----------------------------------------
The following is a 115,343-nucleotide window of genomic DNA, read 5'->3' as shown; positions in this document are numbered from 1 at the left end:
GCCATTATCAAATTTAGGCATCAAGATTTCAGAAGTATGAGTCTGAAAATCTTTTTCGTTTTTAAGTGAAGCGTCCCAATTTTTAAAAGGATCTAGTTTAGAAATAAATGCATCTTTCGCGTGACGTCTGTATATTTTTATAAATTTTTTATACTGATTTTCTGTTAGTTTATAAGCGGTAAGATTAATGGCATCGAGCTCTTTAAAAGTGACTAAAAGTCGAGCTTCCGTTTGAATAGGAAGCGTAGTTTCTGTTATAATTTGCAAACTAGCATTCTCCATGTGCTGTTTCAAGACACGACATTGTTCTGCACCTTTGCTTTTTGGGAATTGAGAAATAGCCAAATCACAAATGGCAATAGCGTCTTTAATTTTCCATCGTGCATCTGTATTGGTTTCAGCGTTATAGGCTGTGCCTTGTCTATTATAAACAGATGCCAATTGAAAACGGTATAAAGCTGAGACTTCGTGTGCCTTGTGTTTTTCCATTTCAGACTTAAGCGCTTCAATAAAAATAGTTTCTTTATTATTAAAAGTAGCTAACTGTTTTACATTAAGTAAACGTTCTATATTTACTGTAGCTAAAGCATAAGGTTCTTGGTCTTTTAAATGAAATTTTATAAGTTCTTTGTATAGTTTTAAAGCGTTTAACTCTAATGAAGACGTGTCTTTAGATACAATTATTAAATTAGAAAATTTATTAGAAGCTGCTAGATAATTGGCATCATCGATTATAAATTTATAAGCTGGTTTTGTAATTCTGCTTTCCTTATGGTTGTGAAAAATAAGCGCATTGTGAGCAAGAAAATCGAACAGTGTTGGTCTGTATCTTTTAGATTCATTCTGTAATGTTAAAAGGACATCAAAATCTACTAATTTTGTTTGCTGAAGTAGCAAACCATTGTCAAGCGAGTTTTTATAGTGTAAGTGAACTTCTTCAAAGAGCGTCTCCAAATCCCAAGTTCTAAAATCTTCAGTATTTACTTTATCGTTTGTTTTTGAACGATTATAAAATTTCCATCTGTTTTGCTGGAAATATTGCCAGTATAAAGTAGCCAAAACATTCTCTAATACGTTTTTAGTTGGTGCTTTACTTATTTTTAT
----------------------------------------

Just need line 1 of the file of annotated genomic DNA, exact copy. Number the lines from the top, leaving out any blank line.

The following is a 115,343-nucleotide window of genomic DNA, read 5'->3' as shown; positions in this document are numbered from 1 at the left end: